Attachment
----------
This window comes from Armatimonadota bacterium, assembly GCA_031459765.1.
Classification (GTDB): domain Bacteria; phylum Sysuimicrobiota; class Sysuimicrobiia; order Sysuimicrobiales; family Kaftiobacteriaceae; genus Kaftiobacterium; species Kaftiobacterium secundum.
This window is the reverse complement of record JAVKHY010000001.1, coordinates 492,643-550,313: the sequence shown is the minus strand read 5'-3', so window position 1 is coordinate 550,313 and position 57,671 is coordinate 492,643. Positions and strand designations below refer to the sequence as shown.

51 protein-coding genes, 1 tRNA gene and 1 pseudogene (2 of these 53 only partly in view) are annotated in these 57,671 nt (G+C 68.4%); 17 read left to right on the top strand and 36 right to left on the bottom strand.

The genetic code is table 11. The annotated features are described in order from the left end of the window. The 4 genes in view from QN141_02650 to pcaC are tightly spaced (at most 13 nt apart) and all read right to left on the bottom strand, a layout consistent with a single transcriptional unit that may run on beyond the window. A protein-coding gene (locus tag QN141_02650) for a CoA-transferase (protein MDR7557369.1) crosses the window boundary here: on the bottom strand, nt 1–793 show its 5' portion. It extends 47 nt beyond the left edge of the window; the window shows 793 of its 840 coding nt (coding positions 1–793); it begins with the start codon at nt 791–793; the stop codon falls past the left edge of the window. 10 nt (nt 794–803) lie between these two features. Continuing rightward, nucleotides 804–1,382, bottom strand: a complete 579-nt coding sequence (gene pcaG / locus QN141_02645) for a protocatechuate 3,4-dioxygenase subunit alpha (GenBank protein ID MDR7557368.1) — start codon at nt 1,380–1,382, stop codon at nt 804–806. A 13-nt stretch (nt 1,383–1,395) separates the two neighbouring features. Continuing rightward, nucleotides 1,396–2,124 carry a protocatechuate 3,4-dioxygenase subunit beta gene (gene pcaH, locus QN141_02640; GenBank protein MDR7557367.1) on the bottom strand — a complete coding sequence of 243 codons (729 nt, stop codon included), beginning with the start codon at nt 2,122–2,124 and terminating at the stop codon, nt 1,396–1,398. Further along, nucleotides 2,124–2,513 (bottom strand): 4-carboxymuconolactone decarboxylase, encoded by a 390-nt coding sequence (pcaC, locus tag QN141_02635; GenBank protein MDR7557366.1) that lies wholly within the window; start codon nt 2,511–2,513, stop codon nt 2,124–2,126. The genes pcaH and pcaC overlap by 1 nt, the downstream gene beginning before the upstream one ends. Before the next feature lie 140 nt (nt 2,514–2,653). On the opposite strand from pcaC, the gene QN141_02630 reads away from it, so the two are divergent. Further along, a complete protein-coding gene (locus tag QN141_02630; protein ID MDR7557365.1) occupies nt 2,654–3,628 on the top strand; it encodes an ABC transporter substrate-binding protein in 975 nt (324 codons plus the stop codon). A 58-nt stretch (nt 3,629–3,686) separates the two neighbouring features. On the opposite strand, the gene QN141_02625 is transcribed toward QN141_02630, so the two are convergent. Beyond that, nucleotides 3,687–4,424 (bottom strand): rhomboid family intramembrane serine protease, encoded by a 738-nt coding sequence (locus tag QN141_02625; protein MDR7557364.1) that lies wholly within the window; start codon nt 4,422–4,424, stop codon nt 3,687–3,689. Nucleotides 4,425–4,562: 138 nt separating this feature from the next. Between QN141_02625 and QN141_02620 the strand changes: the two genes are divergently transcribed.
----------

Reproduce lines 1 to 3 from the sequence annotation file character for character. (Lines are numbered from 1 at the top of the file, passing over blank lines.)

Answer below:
This window comes from Armatimonadota bacterium, assembly GCA_031459765.1.
Classification (GTDB): domain Bacteria; phylum Sysuimicrobiota; class Sysuimicrobiia; order Sysuimicrobiales; family Kaftiobacteriaceae; genus Kaftiobacterium; species Kaftiobacterium secundum.
This window is the reverse complement of record JAVKHY010000001.1, coordinates 492,643-550,313: the sequence shown is the minus strand read 5'-3', so window position 1 is coordinate 550,313 and position 57,671 is coordinate 492,643. Positions and strand designations below refer to the sequence as shown.